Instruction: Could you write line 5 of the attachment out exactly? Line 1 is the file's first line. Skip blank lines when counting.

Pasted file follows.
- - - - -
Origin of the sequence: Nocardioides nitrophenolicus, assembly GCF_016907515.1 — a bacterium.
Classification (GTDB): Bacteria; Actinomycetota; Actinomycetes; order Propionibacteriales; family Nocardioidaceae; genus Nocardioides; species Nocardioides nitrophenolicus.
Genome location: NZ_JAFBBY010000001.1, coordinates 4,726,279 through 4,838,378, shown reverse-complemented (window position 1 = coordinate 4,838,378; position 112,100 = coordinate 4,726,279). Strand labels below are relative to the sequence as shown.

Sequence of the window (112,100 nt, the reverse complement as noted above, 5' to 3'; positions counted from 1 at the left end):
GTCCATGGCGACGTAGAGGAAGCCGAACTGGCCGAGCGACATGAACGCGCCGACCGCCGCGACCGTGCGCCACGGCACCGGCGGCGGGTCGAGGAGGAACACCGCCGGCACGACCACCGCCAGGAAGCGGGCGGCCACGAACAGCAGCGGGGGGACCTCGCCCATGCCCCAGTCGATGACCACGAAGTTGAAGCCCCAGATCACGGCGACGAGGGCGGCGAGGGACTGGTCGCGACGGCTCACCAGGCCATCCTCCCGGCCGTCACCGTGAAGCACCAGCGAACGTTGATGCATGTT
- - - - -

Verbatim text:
GTCCATGGCGACGTAGAGGAAGCCGAACTGGCCGAGCGACATGAACGCGCCGACCGCCGCGACCGTGCGCCACGGCACCGGCGGCGGGTCGAGGAGGAACACCGCCGGCACGACCACCGCCAGGAAGCGGGCGGCCACGAACAGCAGCGGGGGGACCTCGCCCATGCCCCAGTCGATGACCACGAAGTTGAAGCCCCAGATCACGGCGACGAGGGCGGCGAGGGACTGGTCGCGACGGCTCACCAGGCCATCCTCCCGGCCGTCACCGTGAAGCACCAGCGAACGTTGATGCATGTT